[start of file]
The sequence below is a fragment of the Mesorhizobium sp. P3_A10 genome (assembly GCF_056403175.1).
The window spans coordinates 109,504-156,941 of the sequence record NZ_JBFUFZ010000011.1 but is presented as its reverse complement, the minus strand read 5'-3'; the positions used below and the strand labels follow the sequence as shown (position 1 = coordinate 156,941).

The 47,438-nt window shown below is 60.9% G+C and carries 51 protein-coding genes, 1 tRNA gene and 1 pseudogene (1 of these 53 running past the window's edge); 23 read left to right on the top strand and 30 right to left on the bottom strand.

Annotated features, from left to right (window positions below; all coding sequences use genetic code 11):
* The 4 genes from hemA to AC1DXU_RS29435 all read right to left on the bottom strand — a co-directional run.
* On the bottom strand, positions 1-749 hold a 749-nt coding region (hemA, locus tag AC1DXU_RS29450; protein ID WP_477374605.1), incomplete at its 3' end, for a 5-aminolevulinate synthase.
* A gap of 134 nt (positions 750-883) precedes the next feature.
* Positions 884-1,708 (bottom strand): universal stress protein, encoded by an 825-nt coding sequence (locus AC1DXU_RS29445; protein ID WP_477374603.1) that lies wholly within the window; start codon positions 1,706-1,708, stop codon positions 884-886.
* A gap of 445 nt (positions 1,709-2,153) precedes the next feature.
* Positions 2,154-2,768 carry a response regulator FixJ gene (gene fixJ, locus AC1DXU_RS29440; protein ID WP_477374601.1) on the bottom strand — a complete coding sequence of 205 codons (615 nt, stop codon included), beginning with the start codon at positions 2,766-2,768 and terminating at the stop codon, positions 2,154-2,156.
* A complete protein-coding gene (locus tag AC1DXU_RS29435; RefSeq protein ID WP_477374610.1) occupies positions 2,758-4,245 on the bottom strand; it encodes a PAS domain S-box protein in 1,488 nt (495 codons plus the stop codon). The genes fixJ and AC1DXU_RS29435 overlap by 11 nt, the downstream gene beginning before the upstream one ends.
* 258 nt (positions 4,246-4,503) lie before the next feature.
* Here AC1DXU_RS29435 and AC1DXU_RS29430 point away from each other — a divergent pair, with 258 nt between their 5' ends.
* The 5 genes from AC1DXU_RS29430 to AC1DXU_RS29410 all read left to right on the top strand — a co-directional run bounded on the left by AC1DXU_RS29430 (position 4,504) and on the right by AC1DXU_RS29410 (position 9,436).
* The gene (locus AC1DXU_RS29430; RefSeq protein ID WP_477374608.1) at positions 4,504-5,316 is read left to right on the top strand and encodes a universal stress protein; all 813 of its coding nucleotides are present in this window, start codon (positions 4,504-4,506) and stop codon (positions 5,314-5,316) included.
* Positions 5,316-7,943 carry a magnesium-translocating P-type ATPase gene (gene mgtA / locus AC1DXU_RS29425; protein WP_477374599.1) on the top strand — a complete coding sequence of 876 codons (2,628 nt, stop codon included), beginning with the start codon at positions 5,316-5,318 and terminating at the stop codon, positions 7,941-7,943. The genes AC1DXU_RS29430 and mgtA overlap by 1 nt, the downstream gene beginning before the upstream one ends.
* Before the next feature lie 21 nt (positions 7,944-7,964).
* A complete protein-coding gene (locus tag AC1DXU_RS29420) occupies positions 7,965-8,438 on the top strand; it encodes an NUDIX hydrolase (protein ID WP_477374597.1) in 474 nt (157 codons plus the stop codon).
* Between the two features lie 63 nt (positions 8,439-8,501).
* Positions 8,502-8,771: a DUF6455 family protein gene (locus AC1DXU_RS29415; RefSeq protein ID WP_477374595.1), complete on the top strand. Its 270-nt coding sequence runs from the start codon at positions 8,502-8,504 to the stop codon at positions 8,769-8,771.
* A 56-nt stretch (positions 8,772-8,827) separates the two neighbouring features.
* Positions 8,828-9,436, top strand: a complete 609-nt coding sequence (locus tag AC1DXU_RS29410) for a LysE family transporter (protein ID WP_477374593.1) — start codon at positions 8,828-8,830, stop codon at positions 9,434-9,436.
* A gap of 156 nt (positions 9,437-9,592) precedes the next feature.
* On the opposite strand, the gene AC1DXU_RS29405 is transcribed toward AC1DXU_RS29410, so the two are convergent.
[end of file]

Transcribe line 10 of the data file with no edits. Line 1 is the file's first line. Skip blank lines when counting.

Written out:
* Positions 2,154-2,768 carry a response regulator FixJ gene (gene fixJ, locus AC1DXU_RS29440; protein ID WP_477374601.1) on the bottom strand — a complete coding sequence of 205 codons (615 nt, stop codon included), beginning with the start codon at positions 2,766-2,768 and terminating at the stop codon, positions 2,154-2,156.